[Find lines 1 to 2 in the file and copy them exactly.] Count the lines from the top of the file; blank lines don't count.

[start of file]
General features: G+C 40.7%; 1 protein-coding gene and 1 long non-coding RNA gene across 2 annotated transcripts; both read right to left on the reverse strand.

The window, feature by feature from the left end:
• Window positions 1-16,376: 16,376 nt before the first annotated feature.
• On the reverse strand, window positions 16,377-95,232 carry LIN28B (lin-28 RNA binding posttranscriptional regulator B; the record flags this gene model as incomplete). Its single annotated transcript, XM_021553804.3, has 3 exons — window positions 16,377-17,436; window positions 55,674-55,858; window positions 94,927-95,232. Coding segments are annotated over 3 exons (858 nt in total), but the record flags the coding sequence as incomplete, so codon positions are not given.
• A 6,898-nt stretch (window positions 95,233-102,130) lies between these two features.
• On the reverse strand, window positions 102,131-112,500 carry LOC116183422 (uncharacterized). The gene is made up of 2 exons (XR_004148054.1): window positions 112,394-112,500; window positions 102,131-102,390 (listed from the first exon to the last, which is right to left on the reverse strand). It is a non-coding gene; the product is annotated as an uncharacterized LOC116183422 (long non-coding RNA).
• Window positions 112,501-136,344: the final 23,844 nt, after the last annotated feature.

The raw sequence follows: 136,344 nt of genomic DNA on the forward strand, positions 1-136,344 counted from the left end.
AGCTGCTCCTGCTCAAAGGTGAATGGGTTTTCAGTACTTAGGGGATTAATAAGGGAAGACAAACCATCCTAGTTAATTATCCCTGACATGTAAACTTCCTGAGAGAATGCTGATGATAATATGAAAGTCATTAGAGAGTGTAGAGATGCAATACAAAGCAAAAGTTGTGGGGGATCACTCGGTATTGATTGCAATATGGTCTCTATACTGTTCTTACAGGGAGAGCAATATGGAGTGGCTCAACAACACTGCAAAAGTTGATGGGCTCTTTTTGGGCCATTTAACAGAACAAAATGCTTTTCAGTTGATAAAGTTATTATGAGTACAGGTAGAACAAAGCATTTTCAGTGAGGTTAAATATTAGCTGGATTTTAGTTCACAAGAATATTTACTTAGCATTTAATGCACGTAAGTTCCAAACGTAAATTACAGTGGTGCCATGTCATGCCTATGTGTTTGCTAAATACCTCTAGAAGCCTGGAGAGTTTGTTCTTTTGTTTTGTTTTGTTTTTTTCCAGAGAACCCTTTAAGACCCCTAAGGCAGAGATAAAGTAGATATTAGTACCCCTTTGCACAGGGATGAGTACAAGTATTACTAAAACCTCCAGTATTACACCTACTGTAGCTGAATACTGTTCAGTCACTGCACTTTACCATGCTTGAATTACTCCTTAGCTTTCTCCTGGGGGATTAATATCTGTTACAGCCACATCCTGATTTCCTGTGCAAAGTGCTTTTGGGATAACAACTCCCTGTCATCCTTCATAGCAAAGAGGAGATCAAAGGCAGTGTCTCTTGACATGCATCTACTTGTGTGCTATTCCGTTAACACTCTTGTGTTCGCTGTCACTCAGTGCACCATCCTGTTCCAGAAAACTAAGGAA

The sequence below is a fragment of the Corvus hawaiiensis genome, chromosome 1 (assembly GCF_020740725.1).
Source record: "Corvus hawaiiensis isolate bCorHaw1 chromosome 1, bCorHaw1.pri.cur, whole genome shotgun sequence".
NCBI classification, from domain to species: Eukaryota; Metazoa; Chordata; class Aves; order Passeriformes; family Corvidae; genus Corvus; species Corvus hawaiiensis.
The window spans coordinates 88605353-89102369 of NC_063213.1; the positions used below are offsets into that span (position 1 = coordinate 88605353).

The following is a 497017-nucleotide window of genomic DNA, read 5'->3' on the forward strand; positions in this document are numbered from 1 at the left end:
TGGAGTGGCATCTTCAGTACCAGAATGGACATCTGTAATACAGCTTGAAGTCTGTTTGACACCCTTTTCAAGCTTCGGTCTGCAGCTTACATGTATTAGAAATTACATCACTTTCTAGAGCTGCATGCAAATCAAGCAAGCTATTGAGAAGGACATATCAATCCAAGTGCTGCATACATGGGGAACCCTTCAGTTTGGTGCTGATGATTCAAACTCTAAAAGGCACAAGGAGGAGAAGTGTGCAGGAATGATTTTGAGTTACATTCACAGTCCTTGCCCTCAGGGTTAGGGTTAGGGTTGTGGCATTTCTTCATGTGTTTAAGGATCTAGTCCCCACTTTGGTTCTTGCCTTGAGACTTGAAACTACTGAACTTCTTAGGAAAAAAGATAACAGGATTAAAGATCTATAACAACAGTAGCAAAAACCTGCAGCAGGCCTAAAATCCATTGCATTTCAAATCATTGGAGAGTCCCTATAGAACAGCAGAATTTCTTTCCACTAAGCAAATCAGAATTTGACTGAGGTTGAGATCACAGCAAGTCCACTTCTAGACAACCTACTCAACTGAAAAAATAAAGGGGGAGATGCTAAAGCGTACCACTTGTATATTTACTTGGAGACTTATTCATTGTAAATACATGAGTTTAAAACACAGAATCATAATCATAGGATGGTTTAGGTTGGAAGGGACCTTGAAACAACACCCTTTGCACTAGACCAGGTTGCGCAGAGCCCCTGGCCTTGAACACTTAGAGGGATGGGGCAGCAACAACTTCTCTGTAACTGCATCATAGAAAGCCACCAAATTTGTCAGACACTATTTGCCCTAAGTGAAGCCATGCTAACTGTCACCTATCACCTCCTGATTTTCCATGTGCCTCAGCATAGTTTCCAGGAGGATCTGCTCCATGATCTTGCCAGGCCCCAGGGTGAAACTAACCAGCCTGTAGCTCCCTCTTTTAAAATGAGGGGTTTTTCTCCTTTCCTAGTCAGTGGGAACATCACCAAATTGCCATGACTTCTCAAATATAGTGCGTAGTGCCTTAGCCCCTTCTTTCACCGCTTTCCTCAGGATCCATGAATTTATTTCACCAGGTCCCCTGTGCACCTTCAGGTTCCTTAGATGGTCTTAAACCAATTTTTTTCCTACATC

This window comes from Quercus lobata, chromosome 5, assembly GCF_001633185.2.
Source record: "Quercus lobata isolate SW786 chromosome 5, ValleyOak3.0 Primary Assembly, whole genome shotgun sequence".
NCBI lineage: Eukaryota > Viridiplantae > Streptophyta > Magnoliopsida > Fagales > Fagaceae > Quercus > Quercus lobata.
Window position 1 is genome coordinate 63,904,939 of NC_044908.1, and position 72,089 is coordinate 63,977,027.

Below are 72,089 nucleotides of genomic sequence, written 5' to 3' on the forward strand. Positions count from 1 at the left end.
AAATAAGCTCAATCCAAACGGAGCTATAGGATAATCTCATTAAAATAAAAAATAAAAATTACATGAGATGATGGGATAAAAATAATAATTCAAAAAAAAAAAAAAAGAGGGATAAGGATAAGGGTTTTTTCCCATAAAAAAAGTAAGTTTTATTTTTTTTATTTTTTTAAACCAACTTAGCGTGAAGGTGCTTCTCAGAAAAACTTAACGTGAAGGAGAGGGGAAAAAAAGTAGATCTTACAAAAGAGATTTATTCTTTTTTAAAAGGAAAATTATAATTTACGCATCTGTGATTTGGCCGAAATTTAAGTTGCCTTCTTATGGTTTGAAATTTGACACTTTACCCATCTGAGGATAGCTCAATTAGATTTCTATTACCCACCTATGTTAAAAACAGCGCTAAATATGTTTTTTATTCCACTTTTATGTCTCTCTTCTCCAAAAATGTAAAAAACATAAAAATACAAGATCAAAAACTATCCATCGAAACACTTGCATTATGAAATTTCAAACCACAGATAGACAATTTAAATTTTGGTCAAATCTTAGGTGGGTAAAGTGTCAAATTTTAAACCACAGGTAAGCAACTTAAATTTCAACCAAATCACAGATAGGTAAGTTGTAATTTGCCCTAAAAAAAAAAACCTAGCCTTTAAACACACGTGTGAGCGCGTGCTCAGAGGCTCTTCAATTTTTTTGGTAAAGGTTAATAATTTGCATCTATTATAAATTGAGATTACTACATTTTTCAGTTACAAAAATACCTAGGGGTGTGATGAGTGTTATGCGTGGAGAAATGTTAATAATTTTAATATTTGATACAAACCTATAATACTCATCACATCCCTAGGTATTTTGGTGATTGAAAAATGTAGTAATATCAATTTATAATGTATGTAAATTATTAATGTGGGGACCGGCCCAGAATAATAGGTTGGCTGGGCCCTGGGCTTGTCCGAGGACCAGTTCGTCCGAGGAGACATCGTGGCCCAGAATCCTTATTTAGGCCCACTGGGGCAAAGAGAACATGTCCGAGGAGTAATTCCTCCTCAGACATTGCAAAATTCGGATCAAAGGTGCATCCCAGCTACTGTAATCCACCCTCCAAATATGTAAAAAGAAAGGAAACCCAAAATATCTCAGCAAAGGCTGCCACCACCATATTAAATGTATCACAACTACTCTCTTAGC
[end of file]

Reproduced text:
General features: G+C 40.7%; 1 protein-coding gene and 1 long non-coding RNA gene across 2 annotated transcripts; both read right to left on the reverse strand.

The window, feature by feature from the left end: